August 15, 2019 |
Gibson Dunn Lawyers Recognized in the Best Lawyers in America® 2020

The Best Lawyers in America® 2020 has recognized 158 Gibson Dunn attorneys in 54 practice areas. Additionally, 48 lawyers were recognized in Best Lawyers International in Belgium, Brazil, France, Germany, Singapore, United Arab Emirates and United Kingdom.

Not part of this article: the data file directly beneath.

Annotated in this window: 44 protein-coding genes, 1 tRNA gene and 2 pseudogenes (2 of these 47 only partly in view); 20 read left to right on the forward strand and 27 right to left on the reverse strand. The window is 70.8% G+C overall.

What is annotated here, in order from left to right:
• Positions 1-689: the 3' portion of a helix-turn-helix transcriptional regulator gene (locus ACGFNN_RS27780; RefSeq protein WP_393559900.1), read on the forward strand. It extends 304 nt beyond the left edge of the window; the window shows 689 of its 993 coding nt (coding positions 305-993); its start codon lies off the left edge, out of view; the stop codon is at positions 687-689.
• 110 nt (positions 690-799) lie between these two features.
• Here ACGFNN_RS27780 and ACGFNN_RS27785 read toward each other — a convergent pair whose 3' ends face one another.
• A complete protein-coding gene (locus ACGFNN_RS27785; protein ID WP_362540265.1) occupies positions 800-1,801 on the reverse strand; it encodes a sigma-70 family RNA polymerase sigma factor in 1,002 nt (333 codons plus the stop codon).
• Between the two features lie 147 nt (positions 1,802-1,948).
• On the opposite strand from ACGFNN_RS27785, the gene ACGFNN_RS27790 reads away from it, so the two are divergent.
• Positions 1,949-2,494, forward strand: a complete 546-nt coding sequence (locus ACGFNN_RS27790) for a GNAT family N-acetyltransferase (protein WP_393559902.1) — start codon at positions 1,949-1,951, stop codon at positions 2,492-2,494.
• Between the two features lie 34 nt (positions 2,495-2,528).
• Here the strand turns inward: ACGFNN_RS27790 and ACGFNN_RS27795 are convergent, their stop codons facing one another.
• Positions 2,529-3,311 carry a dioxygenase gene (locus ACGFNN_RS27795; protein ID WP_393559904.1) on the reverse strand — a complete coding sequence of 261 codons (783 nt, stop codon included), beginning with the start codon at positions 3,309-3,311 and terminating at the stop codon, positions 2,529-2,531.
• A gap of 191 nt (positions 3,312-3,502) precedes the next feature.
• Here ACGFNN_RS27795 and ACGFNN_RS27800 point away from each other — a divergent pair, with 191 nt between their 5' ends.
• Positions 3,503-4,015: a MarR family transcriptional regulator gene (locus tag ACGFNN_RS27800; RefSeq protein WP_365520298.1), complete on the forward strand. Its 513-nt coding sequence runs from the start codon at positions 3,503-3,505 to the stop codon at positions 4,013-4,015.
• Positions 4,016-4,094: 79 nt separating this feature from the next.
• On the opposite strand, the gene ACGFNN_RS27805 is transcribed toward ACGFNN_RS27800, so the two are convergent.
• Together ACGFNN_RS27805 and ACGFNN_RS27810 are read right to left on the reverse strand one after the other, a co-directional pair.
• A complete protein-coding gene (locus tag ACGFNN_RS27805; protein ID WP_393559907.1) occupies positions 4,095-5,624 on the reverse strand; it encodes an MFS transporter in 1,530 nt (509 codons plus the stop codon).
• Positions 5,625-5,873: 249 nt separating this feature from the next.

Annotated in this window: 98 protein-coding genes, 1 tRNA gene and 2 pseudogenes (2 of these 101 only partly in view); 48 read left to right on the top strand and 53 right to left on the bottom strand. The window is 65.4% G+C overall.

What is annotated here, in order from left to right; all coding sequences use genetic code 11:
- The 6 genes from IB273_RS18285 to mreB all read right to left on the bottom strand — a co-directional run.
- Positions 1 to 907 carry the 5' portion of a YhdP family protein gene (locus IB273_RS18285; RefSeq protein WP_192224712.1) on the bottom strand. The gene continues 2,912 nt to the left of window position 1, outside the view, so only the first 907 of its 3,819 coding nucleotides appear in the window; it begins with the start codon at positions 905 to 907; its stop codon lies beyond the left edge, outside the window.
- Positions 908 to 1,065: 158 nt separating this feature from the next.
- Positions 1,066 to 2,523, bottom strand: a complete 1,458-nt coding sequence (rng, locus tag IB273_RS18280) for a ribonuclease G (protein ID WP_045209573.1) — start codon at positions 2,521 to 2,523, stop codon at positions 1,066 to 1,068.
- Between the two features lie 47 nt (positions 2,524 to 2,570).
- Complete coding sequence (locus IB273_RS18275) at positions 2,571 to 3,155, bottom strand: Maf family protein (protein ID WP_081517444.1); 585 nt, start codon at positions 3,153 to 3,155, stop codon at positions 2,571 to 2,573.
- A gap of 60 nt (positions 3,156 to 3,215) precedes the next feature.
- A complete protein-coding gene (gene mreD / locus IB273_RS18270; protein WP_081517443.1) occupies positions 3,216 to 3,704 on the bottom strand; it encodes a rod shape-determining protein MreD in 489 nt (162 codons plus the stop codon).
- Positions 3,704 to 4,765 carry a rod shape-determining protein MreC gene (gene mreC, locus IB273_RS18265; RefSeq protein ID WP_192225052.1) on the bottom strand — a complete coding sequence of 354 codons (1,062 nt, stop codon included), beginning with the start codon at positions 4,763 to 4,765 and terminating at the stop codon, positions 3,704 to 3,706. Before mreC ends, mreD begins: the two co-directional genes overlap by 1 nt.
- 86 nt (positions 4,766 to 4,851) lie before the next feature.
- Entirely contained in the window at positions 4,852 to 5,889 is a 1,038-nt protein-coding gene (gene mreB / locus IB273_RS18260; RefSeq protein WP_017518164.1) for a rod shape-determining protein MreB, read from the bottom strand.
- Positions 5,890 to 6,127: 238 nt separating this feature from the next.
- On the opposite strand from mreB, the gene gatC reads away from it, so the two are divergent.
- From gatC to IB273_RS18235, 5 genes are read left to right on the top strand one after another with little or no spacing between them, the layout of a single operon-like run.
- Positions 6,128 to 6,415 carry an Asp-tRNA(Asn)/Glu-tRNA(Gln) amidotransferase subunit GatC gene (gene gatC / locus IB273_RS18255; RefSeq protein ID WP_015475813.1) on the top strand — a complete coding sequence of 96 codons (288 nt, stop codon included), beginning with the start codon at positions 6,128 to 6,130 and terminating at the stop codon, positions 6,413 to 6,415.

August 13, 2019 |
Federal Circuit Update (August 2019)